It is easy to look at the news and be overwhelmed with the amount of problems going on right now. Everywhere you look, there’s escalations between countries, environmental issues, world hunger, human rights violations internationally and at home, food sustainability — the list can go on and on. It can be incredibly difficult to pay attention and be involved and educated about everything that’s happening. Actually, it’s impossible, at least for me.
One thing we cannot cut our losses on, however, is climate change. All those issues are important, there’s no denying that. But it would be incorrect to say that they should be handled before climate change is handled. Climate change is single-handedly going to affect every one of those things listed above. Not to mention that the longer we wait to find a solution, the harder it will be to execute said solution.
Take the example of world hunger. Currently, the statistics on world hunger are astounding. According to the World Food Program, one in nine people do not have enough food to be sustained. They also report that hunger causes nearly half of deaths in children. But according to Oxfam, a foundation dedicated to reducing hunger, climate change will only make hunger worse, up to a 20 percent increase in hunger. This makes sense, considering climate change alters climates in various ecosystems very differently. One region may be getting more rain, while another may dip into a drought. Ecosystems are already sensitive, and adding a changing climate to that sensitivity is detrimental.
In relation to hunger, a change in climate may alter the ability for certain crops to grow. One prominent example is wheat. According to a study done by Kansas State University, wheat production could go down 25 percent with continued climate change, causing dramatic reduction in food production as well. This is because crops cannot adapt to quick climate changes, whether it be more hot or more cold.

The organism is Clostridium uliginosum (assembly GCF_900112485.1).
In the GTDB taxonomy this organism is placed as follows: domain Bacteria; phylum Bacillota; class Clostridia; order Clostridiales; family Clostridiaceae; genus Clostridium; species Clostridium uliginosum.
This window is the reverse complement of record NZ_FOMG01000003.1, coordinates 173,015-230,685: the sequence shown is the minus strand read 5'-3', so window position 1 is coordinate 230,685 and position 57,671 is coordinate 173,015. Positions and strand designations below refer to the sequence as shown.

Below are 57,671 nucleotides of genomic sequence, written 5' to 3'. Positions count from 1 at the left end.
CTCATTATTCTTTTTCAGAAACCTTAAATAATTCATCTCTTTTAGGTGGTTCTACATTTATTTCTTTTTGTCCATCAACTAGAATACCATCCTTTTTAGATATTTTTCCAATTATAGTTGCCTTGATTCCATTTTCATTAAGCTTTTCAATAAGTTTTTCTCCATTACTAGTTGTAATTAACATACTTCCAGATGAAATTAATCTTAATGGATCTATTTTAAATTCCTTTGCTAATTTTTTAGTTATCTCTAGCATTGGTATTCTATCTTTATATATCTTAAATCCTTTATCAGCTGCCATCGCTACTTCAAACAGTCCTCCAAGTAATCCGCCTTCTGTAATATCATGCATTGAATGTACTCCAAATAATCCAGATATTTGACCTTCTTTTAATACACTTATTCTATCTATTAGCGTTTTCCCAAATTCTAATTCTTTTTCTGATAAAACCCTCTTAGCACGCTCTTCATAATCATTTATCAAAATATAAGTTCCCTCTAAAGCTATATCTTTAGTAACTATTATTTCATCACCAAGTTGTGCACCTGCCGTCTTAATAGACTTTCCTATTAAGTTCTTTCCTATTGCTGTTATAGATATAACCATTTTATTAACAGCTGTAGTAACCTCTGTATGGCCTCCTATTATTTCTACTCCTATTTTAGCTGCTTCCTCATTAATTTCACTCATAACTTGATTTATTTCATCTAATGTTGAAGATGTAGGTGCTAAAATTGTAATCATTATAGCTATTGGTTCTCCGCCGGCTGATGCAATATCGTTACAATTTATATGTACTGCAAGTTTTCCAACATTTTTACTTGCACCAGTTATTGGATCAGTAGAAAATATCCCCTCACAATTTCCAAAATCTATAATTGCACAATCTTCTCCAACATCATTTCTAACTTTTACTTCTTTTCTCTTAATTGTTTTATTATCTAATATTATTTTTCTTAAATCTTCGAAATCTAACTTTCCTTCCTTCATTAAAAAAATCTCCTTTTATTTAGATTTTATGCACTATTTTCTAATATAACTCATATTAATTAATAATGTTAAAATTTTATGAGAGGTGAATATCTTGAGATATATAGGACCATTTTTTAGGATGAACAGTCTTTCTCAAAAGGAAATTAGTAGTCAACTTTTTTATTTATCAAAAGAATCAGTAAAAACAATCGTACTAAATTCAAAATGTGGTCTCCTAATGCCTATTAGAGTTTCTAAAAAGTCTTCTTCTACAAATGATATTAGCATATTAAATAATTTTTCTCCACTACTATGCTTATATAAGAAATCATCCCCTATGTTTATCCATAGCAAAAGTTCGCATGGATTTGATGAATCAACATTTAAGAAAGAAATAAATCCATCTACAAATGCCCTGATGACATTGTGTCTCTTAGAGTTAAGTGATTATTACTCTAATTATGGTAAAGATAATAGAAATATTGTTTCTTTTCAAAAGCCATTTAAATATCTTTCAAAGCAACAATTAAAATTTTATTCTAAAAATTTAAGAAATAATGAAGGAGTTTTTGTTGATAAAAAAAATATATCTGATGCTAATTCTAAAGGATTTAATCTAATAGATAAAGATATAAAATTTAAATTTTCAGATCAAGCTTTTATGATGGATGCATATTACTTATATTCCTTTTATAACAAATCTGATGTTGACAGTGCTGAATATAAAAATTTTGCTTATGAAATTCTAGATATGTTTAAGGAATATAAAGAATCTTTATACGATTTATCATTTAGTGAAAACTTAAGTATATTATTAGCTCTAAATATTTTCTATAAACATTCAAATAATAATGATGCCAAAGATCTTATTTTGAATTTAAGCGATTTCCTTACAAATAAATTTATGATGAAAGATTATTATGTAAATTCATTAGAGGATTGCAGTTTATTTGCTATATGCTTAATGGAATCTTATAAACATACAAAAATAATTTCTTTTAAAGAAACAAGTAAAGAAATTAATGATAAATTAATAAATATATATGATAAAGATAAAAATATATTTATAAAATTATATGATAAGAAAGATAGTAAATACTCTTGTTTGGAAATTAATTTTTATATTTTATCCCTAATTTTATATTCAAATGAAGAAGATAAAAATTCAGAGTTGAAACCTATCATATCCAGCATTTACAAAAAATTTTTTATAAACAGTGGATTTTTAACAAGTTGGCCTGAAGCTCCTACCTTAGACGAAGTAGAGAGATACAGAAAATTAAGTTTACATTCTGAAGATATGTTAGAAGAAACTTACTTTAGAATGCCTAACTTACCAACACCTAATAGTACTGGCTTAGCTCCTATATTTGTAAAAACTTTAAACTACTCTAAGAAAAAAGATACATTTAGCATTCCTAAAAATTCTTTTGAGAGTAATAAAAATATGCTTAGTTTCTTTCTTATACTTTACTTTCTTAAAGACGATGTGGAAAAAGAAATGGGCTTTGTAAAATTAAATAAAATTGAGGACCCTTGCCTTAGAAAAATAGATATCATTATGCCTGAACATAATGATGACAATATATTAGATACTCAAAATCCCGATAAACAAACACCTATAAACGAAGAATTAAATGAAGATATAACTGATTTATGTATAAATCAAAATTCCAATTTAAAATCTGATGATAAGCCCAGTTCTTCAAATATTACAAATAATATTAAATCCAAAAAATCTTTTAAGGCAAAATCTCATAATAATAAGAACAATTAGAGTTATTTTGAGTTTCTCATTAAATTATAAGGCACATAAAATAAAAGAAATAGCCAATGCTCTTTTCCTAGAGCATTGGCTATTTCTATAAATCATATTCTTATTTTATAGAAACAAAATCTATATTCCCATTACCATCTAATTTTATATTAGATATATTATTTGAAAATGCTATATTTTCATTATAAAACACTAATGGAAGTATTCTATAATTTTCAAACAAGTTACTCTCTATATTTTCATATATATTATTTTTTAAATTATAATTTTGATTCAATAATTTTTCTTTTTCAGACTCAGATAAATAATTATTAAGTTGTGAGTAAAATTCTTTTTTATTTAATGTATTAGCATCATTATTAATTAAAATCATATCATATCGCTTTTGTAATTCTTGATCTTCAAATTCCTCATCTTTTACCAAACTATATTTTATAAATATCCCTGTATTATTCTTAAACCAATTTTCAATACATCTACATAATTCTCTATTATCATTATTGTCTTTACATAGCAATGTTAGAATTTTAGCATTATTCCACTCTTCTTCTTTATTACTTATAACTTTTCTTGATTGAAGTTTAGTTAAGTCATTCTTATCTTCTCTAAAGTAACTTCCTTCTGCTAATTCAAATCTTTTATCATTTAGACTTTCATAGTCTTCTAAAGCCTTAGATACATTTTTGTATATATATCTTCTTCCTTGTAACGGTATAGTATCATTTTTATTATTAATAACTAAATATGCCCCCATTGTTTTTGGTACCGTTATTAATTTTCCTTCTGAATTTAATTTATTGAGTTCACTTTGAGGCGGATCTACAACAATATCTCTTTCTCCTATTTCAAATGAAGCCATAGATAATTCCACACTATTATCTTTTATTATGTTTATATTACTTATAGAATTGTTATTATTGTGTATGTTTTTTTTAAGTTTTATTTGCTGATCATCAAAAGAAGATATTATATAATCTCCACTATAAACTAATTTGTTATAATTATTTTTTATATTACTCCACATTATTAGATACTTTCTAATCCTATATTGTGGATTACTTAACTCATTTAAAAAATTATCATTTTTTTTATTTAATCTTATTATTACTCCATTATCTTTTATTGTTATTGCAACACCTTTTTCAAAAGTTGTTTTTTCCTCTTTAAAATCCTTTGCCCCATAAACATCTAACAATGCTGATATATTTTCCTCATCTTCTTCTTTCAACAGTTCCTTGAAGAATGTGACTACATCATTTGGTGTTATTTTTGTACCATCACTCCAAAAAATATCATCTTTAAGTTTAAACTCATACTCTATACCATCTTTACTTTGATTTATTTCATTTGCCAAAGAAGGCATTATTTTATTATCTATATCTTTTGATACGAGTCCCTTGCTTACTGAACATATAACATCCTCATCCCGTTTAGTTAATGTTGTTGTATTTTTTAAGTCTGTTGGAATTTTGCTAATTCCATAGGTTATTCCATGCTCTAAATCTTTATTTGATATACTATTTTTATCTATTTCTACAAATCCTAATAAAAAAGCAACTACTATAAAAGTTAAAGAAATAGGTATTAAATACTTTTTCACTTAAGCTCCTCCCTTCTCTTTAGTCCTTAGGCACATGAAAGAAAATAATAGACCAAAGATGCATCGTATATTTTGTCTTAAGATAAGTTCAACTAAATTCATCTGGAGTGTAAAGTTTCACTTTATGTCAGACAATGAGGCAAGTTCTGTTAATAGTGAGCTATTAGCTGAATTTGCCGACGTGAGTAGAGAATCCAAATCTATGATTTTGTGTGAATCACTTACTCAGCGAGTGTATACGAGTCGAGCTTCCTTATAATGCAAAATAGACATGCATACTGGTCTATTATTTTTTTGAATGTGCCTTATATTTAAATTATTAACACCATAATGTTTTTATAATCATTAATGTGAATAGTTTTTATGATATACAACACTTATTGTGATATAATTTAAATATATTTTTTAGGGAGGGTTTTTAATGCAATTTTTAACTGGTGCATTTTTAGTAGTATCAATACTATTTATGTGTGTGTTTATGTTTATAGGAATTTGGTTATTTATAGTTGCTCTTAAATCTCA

Food sustainability would be affected through this as well, and our already-troubled fish industry would be even worse off with rising ocean temperatures. The United Nations has noted that human rights would be worse off with dramatically intensifying climate change, such as prevention of access to adequate clean water, food and housing. The fact that climate change would make all these things worse is a secondary argument for action against climate change. The primary argument is that climate change, including all those things mentioned before, poses other serious threats.
Several coastal cities are seriously threatened by rising water levels. As apocalyptic and unrealistic as that may sound, it’s a genuine concern for many scientists. Weather pattern changes are also posing serious issues. For example, in the American Northwest and British Columbia there are massive wildfires caused by increased dryness, which will destroy forests and ultimately reduce the Earth’s ability to intake more carbon. Evidence of these fires could be seen here in Colorado — those smoggy days we saw earlier this semester were caused by smoke from those wildfires 1,200 miles away. This increased dryness would make climate change even worse.
It is great that society is accepting climate change as a legitimate issue more and more, but it is not enough to simply accept it. We have to understand how dangerous it is becoming. This can be difficult, as the consequences are not immediately tangible. Many people dismiss things as just another hot summer, another drought or just a rainy season. But as we see more and more things happening to the Earth, it will become impossible to ignore in place of other issues. The sooner governments act on climate change, the better off the human population will be.
Collegian Columnist Alexandra Stettner can be reached at email@example.com or on Twitter @alexstetts.